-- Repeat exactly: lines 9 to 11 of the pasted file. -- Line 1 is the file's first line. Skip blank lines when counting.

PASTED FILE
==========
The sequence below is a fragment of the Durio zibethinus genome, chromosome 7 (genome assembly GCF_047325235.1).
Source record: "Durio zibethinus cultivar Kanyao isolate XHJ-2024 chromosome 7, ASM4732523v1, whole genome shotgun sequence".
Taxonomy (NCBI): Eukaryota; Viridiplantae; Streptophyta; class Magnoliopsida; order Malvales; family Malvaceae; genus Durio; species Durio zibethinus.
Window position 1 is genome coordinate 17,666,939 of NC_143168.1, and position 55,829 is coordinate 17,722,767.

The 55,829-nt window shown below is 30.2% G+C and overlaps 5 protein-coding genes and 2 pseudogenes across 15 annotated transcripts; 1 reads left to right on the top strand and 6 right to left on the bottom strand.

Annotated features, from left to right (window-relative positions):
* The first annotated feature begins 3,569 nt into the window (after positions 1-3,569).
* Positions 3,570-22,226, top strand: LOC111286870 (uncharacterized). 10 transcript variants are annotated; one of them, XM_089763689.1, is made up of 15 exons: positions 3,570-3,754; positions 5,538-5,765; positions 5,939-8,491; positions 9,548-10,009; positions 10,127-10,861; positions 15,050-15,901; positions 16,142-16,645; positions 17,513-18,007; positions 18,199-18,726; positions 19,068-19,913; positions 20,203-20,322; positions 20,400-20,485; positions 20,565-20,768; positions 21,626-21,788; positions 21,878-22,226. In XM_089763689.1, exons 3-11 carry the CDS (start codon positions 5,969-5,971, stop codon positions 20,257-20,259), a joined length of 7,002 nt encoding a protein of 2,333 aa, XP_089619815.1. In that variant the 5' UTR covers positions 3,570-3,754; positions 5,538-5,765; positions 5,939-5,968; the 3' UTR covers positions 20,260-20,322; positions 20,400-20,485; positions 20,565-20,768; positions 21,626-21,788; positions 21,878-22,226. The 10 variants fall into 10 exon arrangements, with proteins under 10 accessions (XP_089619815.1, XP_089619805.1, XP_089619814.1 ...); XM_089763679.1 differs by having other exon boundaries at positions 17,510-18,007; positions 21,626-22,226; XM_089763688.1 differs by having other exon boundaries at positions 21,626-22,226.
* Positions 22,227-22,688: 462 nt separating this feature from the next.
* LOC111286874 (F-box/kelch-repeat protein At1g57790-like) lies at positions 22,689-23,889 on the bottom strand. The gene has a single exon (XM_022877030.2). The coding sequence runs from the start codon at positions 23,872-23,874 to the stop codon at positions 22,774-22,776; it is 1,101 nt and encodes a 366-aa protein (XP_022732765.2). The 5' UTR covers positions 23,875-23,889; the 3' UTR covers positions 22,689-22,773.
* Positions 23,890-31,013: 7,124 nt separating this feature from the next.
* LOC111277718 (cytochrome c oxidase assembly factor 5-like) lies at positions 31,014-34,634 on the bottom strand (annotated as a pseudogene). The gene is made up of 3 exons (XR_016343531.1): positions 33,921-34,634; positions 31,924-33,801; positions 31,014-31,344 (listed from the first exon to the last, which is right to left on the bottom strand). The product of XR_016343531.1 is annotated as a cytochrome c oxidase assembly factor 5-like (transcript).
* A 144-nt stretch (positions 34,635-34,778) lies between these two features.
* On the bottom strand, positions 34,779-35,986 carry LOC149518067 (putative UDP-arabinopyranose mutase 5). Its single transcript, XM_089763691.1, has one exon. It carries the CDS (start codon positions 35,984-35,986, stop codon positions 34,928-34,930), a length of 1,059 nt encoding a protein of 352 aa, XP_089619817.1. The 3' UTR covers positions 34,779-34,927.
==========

* Positions 22,227-22,688: 462 nt separating this feature from the next.
* LOC111286874 (F-box/kelch-repeat protein At1g57790-like) lies at positions 22,689-23,889 on the bottom strand. The gene has a single exon (XM_022877030.2). The coding sequence runs from the start codon at positions 23,872-23,874 to the stop codon at positions 22,774-22,776; it is 1,101 nt and encodes a 366-aa protein (XP_022732765.2). The 5' UTR covers positions 23,875-23,889; the 3' UTR covers positions 22,689-22,773.
* Positions 23,890-31,013: 7,124 nt separating this feature from the next.